Rob, thanks a lot for the info. I have read now about semaphores, but i'm not sure that i fully understand how should i implement it. from what i've read i need to use WaitForSingleObject(handle, infinite) - for the thread to finish the entire cycle, but how can i know when to start another thread? i have seen some examples so i believe that i must create semaphore with 10 threads, but when decreasing how i'm creating a new thread and lunch it in semaphore? can some one provide me a little example based on my example? thanks in advance! –  RBA Jun 28 '10 at 6:44

3 Answers 3

up vote 7 down vote accepted

At the very least you should put

while FthreadCount > 0 do //wait for all threads to finish in order to close the //main thread
begin
  Application.ProcessMessages;
  CheckSynchronize;
end;

outside of the main loop. This wait loop is what is causing the hold up. For every integer i of the mainloop, it waits until the FThreadCount drops to zero.

On a sidenote: normally you don't need to protect local variables with critical sections. Though having process messages in there may screw things up as it may cause re-entrancy.

share|improve this answer

i've followed Marjan's suggestion and the following code seems to work correct. i'm answering to my own question in order to provide a response code, which can be analyzed by others, and corrected if needed.

unit Unit1;

interface

uses
  SysUtils, Classes, SyncObjs, Windows, Forms, Dialogs;

var   FCritical: TRTLCriticalSection;  

type
  TTestThread = class(TThread)
  protected
    procedure Execute;override;
  end;
  TDataModule1 = class(TDataModule)
    procedure DataModuleCreate(Sender: TObject);
    procedure DataModuleDestroy(Sender: TObject);
  private
    { Déclarations privées }
  public

    procedure execute;
    procedure CreateThread();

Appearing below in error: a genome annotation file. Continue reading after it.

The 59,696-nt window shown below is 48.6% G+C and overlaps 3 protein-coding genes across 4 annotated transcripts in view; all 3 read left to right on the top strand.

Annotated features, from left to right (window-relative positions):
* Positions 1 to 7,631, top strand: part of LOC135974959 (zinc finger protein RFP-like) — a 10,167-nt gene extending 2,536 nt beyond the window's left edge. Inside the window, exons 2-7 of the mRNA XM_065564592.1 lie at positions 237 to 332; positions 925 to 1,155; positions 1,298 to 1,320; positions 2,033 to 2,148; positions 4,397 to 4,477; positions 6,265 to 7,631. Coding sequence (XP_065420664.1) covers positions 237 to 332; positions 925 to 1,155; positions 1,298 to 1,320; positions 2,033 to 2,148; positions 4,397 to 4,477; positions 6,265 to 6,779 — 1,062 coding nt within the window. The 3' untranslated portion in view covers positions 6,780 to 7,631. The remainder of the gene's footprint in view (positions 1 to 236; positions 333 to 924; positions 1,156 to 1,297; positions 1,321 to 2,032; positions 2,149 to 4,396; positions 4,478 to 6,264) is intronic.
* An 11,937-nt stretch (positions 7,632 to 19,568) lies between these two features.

procedure Onterminatethrd(Sender: TObject);
  end;

var
  DataModule1       : TDataModule1;
  FthreadCount      : Integer;


implementation

{$R *.dfm}

{ TTestThread }

procedure TTestThread.Execute;
var
  f                 : TextFile;
  i                 : integer;

begin
 AssignFile(f, 'd:\a\a' + inttostr(FthreadCount) + '.txt');
 if fileexists('d:\a\a' + inttostr(FthreadCount) + '.txt') then
  Append(f)
 else
  Rewrite(f);
   try
    i := 0;
    while i <= 1000000 do
      Inc(i);
  Writeln(f, 'done '+floattostr(self.Handle));
  finally
    CloseFile(f);
  end;
end;

{ TDataModule1 }

procedure TDataModule1.CreateThread;
var
  aThrd             : TTestThread;
begin
  aThrd := TTestThread.Create(True);
  aThrd.FreeOnTerminate := True;
  EnterCriticalSection(fcritical);
  Inc(FthreadCount);
  LeaveCriticalSection(fcritical);
  aThrd.OnTerminate:=Onterminatethrd;
  try
    aThrd.Resume;
  except
    FreeAndNil(aThrd);
  end;
end;

procedure TDataModule1.Onterminatethrd(Sender: TObject);
begin
  EnterCriticalSection(fcritical);
    Dec(FthreadCount);
  LeaveCriticalSection(fcritical);
end;

procedure TDataModule1.DataModuleCreate(Sender: TObject);
begin
  InitializeCriticalSection(fcritical);
end;

procedure TDataModule1.DataModuleDestroy(Sender: TObject);
begin
  DeleteCriticalSection(fcritical);
end;

procedure TDataModule1.execute;
var
  i                 : integer;
begin
  i := 0;
 try
  while i < 1000 do
  begin
    while (FthreadCount = 10) do
     begin
      Application.ProcessMessages;
      CheckSynchronize
     end;
    CreateThread;
    Inc(i);
  end;
    while FthreadCount > 0 do
    begin
      Application.ProcessMessages;
      CheckSynchronize;
    end;
 except on e:Exception do
//
 end;
end;

end.

at this moment i've test this code for several times and it seems to work fine. if Rob will answer me with a small example on how i can implement semaphores over this problem i'll post the entire code here also.

Thanks all and best regards! Radu

share|improve this answer
    
There is an article and example on implementing semaphores with Delphi here: edn.embarcadero.com/article/29908 –  Mick Jun 28 '10 at 12:48

I have a unit that does exactly what you need. Just download it from:

Cromis.Threading

Inside you have two classes:

  1. TTaskPool: Pool of Tasks. Easy way to do things asynchronous.
  2. TTaskQueue: A queue of asynchronous tasks. Works like a standard FIFO queue.

The TTaskQueue can be used standalone with plain vanila threads for instance. It block inside a single thread and queues the requests.

If this is not enough you can check the OmniThreadLibrary at:

OmniThreadLibrary

This is a powerful threading library, far superior to what I have. But also more complicated to use (but still very easy compared to classical threading).

share|improve this answer
    
I don't think he wants the threads to run one after another. He isn't sure why they aren't running in parallel. –  Bruce McGee Jun 27 '10 at 13:21
    
Uh I read this very sloopy. Thanks Bruce –  Runner Jun 27 '10 at 15:48